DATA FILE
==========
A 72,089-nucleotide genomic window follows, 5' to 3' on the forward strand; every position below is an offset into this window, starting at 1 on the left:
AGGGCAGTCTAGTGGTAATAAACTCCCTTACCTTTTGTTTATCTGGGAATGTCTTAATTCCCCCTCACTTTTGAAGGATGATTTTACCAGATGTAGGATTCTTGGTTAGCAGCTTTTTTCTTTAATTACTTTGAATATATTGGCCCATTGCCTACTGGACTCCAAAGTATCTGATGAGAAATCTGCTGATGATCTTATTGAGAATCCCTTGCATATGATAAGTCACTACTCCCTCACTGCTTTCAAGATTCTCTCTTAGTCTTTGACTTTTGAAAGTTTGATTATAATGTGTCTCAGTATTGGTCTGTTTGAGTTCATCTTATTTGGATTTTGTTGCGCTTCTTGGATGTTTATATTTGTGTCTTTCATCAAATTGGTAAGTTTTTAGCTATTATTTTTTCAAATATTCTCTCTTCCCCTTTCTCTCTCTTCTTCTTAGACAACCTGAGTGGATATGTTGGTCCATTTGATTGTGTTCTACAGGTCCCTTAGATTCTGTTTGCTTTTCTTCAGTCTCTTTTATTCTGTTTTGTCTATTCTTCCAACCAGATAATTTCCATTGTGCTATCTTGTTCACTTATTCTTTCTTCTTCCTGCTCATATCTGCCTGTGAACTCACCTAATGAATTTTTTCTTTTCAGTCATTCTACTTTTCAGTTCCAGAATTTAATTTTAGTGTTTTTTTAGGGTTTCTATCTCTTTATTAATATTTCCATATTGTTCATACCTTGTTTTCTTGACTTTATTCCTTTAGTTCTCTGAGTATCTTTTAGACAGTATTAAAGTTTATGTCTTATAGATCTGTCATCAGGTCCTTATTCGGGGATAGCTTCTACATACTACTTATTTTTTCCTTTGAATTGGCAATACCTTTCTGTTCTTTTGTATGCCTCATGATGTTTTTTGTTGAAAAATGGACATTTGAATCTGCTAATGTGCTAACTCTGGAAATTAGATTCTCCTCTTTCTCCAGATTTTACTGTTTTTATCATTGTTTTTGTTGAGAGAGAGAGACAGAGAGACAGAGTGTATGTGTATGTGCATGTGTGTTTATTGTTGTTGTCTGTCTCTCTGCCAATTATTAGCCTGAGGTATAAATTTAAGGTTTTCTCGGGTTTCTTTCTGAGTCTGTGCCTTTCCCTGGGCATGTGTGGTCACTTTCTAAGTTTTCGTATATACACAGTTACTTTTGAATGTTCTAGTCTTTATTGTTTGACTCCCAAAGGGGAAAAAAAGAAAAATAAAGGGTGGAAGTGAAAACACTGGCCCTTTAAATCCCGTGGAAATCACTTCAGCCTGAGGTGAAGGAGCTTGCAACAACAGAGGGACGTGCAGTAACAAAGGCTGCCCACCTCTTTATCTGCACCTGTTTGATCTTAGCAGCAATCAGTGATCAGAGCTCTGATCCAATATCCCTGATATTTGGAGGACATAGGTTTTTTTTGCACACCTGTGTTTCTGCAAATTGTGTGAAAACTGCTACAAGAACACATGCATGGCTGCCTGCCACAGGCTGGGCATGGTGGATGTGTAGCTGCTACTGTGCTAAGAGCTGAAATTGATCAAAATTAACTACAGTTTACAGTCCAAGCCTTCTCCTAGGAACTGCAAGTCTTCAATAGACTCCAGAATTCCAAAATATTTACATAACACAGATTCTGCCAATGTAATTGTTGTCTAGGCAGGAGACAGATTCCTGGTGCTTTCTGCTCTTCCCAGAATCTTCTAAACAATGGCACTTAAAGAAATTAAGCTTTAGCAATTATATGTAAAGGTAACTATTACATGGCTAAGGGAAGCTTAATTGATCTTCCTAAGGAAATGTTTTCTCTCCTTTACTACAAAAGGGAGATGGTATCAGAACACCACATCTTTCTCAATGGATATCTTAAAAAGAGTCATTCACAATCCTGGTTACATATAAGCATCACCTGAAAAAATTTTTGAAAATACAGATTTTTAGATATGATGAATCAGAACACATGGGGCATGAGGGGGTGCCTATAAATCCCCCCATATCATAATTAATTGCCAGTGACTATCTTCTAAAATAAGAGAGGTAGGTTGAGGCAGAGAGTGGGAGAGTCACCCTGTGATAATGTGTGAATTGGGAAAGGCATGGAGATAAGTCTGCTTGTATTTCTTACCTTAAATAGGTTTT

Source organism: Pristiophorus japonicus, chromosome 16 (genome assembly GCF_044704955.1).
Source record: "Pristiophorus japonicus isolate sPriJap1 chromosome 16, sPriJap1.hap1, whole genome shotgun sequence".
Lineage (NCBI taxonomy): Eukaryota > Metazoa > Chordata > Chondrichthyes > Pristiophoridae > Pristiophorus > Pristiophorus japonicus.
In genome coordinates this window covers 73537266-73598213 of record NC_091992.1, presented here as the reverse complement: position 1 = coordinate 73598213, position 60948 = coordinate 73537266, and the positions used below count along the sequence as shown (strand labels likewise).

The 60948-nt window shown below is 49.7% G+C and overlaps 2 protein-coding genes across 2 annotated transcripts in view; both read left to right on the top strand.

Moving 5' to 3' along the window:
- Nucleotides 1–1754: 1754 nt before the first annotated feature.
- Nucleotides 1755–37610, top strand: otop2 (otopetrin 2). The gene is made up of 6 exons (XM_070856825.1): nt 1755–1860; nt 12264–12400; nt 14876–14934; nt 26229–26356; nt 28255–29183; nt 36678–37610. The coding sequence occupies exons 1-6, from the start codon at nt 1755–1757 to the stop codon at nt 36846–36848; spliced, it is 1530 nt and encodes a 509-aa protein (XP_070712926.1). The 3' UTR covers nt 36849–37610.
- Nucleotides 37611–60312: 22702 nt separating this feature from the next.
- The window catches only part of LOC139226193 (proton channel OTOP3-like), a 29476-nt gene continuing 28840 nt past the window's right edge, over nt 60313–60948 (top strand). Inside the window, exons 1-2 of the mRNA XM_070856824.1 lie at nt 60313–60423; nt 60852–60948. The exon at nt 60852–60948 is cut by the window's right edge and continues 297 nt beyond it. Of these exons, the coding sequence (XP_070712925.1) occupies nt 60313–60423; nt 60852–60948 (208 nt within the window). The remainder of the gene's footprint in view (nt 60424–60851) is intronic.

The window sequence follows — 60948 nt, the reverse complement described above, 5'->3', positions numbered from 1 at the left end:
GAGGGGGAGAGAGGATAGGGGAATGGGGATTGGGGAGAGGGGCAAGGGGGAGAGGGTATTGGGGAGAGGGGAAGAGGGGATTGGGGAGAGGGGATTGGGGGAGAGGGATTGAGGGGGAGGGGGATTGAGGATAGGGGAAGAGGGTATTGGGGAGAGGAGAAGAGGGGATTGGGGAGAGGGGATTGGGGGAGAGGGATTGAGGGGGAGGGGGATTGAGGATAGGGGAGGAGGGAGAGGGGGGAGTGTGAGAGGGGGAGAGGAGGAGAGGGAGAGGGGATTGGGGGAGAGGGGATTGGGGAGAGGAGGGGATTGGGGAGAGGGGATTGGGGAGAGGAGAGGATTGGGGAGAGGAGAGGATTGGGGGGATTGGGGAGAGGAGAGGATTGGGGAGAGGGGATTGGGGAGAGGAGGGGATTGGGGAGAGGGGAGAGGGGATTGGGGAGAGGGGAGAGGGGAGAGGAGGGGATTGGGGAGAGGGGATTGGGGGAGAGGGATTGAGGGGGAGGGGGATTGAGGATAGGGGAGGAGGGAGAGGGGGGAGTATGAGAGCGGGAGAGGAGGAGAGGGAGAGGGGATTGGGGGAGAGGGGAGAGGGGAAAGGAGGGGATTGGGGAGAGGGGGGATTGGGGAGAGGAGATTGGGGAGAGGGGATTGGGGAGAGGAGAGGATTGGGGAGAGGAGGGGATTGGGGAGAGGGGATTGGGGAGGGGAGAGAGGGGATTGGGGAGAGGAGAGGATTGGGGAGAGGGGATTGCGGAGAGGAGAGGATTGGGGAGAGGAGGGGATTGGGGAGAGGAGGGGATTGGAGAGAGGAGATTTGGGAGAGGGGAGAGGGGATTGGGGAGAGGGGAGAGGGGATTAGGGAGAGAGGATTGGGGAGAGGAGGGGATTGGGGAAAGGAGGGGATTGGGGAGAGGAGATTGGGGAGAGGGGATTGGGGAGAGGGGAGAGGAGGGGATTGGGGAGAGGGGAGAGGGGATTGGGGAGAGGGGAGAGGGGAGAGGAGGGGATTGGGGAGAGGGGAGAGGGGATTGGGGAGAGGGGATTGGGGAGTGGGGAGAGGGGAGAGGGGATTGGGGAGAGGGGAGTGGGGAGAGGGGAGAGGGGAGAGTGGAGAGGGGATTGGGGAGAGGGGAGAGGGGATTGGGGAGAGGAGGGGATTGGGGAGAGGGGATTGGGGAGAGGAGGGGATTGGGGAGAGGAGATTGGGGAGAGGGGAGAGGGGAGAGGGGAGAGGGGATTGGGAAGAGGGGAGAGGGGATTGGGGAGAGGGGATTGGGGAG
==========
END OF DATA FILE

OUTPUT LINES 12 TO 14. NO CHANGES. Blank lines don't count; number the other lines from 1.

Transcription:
- The window catches only part of LOC139226193 (proton channel OTOP3-like), a 29476-nt gene continuing 28840 nt past the window's right edge, over nt 60313–60948 (top strand). Inside the window, exons 1-2 of the mRNA XM_070856824.1 lie at nt 60313–60423; nt 60852–60948. The exon at nt 60852–60948 is cut by the window's right edge and continues 297 nt beyond it. Of these exons, the coding sequence (XP_070712925.1) occupies nt 60313–60423; nt 60852–60948 (208 nt within the window). The remainder of the gene's footprint in view (nt 60424–60851) is intronic.

The window sequence follows — 60948 nt, the reverse complement described above, 5'->3', positions numbered from 1 at the left end:
GAGGGGGAGAGAGGATAGGGGAATGGGGATTGGGGAGAGGGGCAAGGGGGAGAGGGTATTGGGGAGAGGGGAAGAGGGGATTGGGGAGAGGGGATTGGGGGAGAGGGATTGAGGGGGAGGGGGATTGAGGATAGGGGAAGAGGGTATTGGGGAGAGGAGAAGAGGGGATTGGGGAGAGGGGATTGGGGGAGAGGGATTGAGGGGGAGGGGGATTGAGGATAGGGGAGGAGGGAGAGGGGGGAGTGTGAGAGGGGGAGAGGAGGAGAGGGAGAGGGGATTGGGGGAGAGGGGATTGGGGAGAGGAGGGGATTGGGGAGAGGGGATTGGGGAGAGGAGAGGATTGGGGAGAGGAGAGGATTGGGGGGATTGGGGAGAGGAGAGGATTGGGGAGAGGGGATTGGGGAGAGGAGGGGATTGGGGAGAGGGGAGAGGGGATTGGGGAGAGGGGAGAGGGGAGAGGAGGGGATTGGGGAGAGGGGATTGGGGGAGAGGGATTGAGGGGGAGGGGGATTGAGGATAGGGGAGGAGGGAGAGGGGGGAGTATGAGAGCGGGAGAGGAGGAGAGGGAGAGGGGATTGGGGGAGAGGGGAGAGGGGAAAGGAGGGGATTGGGGAGAGGGGGGATTGGGGAGAGGAGATTGGGGAGAGGGGATTGGGGAGAGGAGAGGATTGGGGAGAGGAGGGGATTGGGGAGAGGGGATTGGGGAGGGGAGAGAGGGGATTGGGGAGAGGAGAGGATTGGGGAGAGGGGATTGCGGAGAGGAGAGGATTGGGGAGAGGAGGGGATTGGGGAGAGGAGGGGATTGGAGAGAGGAGATTTGGGAGAGGGGAGAGGGGATTGGGGAGAGGGGAGAGGGGATTAGGGAGAGAGGATTGGGGAGAGGAGGGGATTGGGGAAAGGAGGGGATTGGGGAGAGGAGATTGGGGAGAGGGGATTGGGGAGAGGGGAGAGGAGGGGATTGGGGAGAGGGGAGAGGGGATTGGGGAGAGGGGAGAGGGGAGAGGAGGGGATTGGGGAGAGGGGAGAGGGGATTGGGGAGAGGGGATTGGGGAGTGGGGAGAGGGGAGAGGGGATTGGGGAGAGGGGAGTGGGGAGAGGGGAGAGGGGAGAGTGGAGAGGGGATTGGGGAGAGGGGAGAGGGGATTGGGGAGAGGAGGGGATTGGGGAGAGGGGATTGGGGAGAGGAGGGGATTGGGGAGAGGAGATTGGGGAGAGGGGAGAGGGGAGAGGGGAGAGGGGATTGGGAAGAGGGGAGAGGGGATTGGGGAGAGGGGATTGGGGAG